In addition to the investigations by medical experts, law enforcement got involved as well, but it seems as though each different inquiry led to a different theory. One investigation determined that the flour became contaminated because it was transported “unhygienically in polluted train cars,” writes Haaretz. Another believed that the contamination came from factories whose fuel leaks contaminated water supplies.
Another theory blamed the materials used to bleach bread, but the French government decided not to investigate this theory further, a decision that historian Steven L. Kaplan calls “outrageous.”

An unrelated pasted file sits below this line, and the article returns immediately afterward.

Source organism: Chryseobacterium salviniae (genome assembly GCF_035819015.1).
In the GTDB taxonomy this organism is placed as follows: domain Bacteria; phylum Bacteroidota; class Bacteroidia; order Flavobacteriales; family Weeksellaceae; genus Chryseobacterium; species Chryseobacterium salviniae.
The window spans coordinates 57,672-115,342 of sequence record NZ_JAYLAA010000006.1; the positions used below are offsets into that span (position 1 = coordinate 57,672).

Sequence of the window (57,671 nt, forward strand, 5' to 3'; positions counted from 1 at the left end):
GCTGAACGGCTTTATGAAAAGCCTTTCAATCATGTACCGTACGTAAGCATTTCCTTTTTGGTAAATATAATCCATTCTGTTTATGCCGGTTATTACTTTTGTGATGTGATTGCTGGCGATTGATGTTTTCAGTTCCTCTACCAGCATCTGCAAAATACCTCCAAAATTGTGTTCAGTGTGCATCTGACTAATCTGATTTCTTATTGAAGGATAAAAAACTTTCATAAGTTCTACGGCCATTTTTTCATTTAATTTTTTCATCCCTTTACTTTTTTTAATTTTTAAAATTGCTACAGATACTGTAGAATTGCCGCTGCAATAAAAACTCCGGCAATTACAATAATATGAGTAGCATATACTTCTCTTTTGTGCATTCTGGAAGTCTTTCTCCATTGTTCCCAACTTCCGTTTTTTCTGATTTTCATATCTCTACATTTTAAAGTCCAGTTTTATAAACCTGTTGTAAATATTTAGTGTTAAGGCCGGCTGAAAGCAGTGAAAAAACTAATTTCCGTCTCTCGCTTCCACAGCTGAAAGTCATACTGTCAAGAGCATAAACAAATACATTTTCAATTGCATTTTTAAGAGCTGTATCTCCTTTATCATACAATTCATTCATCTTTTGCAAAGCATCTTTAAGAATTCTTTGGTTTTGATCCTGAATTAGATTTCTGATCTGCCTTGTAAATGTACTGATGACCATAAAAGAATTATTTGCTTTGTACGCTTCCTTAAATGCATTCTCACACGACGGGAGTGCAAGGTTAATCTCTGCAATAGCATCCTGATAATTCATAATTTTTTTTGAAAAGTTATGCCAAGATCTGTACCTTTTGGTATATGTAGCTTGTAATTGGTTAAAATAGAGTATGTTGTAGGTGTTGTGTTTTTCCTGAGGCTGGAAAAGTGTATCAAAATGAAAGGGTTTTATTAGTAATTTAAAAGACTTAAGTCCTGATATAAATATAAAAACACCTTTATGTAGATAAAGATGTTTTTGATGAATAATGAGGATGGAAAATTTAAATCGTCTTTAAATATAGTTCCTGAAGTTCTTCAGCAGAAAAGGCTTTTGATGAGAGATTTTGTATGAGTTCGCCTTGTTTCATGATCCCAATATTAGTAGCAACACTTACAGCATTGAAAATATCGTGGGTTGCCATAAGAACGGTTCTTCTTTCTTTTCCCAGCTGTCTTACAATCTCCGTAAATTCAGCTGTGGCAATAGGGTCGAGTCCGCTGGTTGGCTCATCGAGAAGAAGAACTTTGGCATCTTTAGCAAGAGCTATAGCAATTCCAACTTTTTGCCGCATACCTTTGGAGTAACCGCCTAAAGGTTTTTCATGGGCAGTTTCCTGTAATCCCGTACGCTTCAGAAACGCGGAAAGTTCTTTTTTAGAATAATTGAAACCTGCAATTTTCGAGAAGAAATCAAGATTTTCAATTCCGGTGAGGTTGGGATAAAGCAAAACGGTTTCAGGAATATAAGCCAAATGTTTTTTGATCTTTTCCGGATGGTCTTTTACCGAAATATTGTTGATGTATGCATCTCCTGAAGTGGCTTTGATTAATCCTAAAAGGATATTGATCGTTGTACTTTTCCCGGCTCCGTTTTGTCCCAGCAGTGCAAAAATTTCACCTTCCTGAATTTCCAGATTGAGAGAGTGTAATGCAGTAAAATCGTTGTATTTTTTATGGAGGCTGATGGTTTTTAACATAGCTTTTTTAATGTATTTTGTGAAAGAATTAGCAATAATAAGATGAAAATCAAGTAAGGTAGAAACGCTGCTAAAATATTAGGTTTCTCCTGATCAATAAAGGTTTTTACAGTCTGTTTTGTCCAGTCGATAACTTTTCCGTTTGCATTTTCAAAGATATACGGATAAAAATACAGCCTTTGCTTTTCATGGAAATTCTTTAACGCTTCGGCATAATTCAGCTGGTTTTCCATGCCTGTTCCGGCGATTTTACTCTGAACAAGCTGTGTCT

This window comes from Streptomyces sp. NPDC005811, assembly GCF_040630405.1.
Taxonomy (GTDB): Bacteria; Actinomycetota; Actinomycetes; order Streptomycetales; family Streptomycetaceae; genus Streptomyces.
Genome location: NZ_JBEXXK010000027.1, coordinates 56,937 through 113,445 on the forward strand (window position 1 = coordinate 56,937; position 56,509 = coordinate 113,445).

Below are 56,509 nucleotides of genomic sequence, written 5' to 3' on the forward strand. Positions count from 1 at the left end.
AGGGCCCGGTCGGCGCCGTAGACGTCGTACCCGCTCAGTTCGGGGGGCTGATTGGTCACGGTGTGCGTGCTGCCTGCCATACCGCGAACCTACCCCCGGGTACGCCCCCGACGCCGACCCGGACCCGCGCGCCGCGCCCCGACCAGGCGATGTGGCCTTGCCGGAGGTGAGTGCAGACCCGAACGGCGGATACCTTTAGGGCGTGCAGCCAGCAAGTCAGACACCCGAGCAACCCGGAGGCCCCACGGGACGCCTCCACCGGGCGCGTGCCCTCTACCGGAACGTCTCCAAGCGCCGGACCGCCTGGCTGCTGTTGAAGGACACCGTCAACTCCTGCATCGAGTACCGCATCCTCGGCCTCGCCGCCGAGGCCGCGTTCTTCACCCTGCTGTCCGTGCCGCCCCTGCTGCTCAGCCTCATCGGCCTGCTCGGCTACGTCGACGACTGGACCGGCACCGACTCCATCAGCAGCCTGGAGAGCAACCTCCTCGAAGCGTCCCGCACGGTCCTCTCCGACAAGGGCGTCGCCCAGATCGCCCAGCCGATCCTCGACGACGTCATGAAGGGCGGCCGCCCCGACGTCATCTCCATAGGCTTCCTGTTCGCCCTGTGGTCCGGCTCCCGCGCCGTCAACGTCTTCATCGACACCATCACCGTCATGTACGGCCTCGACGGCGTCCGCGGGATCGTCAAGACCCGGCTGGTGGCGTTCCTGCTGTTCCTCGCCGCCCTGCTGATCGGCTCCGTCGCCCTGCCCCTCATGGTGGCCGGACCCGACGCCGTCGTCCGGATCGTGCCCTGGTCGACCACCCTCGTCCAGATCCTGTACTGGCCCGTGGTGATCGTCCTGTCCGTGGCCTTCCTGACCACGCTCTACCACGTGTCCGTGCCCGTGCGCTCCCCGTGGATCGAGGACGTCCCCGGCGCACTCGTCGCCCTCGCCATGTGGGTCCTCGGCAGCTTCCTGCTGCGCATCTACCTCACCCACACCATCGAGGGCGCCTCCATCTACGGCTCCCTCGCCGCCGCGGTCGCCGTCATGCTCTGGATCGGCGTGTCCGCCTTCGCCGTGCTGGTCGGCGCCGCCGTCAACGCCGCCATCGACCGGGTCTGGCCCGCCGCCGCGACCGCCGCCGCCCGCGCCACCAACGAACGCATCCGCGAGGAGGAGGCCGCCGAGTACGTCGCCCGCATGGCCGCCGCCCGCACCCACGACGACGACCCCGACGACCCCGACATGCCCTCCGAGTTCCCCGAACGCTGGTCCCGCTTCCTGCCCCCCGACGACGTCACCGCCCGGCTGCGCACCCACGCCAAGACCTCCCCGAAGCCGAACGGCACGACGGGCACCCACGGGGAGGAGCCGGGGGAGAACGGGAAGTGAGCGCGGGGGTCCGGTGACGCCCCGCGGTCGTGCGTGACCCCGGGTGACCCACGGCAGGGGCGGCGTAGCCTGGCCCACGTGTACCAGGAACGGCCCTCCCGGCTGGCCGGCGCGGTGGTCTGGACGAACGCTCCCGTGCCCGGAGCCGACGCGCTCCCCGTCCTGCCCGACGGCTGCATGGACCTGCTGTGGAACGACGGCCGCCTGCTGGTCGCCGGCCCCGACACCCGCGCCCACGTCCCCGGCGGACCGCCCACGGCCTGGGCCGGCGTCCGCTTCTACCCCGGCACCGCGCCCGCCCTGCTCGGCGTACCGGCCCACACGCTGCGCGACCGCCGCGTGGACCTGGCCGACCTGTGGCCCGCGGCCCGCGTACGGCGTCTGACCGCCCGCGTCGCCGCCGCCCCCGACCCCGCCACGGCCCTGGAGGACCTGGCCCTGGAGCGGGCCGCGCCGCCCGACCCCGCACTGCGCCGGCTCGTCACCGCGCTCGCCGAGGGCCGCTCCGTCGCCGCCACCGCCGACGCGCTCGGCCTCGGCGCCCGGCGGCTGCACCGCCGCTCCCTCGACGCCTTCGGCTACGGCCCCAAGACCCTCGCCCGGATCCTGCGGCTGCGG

In the end, Maurice Maillet and Guy Bruère ended up being arrested and formally charged on September 1, 1951, for supplying dangerous food products, falsifying records, and involuntary homicide. Fuller writes in “The Day of St. Anthony’s Fire.”
While rumors spread that the Union Meunière was trying to do everything it could to blame the bakers and the millers, Maillet’s flour supply was tested. However, it showed the ergot levels to be negligible. And since “no causal chain could be established” to connect Maillet to the Pont-Saint-Esprit tragedy, it appears as though the charges against both men ended up being dropped. The New York Times writes that in 1978, “the [whole] affair was finally dropped.”